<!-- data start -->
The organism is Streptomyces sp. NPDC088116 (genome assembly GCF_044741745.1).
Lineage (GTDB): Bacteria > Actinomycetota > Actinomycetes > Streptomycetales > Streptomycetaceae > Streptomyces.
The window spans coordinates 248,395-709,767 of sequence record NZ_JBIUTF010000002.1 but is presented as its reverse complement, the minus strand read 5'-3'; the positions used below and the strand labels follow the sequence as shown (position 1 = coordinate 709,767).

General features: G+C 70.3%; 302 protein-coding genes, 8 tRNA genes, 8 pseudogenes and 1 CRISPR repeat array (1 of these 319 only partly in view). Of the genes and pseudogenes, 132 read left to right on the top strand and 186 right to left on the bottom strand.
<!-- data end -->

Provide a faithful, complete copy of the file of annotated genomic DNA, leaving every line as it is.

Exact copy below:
The organism is Streptomyces sp. NPDC088116 (genome assembly GCF_044741745.1).
Lineage (GTDB): Bacteria > Actinomycetota > Actinomycetes > Streptomycetales > Streptomycetaceae > Streptomyces.
The window spans coordinates 248,395-709,767 of sequence record NZ_JBIUTF010000002.1 but is presented as its reverse complement, the minus strand read 5'-3'; the positions used below and the strand labels follow the sequence as shown (position 1 = coordinate 709,767).

General features: G+C 70.3%; 302 protein-coding genes, 8 tRNA genes, 8 pseudogenes and 1 CRISPR repeat array (1 of these 319 only partly in view). Of the genes and pseudogenes, 132 read left to right on the top strand and 186 right to left on the bottom strand.